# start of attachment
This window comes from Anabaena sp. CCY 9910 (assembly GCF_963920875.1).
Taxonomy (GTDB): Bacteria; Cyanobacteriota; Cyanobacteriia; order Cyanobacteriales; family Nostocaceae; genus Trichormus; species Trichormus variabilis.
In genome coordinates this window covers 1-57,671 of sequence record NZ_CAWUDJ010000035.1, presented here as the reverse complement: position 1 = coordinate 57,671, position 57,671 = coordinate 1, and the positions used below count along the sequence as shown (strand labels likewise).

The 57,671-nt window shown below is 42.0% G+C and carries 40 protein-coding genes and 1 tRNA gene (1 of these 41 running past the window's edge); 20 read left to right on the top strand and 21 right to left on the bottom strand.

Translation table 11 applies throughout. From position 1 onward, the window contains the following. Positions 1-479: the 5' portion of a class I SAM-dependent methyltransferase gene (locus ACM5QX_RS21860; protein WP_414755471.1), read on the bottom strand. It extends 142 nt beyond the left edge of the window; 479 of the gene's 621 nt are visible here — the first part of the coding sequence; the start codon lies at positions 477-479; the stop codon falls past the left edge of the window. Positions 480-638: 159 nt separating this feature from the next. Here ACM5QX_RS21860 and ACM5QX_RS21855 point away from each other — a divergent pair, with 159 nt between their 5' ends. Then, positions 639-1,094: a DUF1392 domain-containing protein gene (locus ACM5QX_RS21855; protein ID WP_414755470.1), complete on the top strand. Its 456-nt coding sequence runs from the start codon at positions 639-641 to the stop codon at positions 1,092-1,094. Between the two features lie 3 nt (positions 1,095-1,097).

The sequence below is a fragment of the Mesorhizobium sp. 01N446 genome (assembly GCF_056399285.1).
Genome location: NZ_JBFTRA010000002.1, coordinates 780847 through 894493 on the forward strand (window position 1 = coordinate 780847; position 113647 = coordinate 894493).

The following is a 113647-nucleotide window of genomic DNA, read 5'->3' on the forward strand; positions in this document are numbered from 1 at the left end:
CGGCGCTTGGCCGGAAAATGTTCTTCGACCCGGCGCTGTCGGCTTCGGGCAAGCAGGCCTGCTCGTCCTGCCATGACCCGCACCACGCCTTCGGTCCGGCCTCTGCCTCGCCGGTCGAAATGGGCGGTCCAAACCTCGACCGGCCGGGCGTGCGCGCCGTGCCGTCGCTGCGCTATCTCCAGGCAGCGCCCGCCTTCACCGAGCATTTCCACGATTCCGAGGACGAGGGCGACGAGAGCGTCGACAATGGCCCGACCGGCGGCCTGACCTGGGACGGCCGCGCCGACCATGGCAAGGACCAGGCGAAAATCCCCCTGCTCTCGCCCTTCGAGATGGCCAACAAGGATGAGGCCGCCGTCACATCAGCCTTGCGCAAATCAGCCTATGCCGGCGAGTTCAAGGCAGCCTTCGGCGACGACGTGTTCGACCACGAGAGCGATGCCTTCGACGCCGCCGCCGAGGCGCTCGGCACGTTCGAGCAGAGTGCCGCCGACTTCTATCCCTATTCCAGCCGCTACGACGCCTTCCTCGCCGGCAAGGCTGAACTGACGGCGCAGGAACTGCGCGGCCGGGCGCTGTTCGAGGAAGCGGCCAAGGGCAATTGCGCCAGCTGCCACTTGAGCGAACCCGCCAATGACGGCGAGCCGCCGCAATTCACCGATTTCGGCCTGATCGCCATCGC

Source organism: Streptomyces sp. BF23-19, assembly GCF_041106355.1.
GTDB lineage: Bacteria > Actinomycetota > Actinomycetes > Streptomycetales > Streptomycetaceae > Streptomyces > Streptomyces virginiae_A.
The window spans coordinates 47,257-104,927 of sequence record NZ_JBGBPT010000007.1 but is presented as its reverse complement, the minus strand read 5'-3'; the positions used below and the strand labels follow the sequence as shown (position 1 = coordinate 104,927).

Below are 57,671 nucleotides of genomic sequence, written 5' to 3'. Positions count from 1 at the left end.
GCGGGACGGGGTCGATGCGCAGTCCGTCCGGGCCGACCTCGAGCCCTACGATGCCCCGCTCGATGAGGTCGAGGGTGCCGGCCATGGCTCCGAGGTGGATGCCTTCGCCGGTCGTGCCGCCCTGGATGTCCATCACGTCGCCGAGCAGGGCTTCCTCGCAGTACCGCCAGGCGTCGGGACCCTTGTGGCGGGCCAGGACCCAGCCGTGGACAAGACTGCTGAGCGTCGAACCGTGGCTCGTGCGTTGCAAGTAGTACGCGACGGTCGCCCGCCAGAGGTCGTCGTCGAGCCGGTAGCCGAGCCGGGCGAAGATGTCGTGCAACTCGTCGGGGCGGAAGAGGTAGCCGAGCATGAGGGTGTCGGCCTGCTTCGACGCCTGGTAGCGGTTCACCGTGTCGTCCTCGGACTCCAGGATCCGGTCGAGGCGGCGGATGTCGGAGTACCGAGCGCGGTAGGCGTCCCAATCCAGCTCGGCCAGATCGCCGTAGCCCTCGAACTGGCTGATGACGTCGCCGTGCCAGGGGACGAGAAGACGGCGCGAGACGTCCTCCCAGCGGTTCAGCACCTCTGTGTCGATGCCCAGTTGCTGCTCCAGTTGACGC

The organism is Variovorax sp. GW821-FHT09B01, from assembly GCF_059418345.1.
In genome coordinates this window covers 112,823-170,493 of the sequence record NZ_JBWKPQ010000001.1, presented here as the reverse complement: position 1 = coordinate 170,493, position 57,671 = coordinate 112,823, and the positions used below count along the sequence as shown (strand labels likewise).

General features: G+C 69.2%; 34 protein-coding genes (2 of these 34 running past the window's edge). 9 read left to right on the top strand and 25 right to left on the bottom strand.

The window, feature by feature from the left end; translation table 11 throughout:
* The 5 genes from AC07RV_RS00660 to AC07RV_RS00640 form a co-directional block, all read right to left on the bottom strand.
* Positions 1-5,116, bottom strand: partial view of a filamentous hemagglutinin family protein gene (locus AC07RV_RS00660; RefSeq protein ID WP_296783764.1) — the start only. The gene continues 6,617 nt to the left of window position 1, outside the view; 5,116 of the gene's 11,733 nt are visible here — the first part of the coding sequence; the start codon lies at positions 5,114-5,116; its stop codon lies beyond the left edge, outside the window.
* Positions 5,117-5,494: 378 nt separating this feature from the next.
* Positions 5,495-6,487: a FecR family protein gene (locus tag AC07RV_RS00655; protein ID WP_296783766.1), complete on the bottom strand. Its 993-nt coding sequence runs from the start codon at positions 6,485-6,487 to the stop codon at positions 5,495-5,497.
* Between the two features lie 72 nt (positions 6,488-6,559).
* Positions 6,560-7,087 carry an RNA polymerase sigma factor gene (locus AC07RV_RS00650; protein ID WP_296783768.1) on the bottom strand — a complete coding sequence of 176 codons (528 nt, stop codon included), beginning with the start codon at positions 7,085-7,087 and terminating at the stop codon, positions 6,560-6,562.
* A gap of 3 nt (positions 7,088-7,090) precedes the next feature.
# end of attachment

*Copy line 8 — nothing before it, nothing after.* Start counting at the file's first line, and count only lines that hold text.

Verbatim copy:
The following is a 113647-nucleotide window of genomic DNA, read 5'->3' on the forward strand; positions in this document are numbered from 1 at the left end: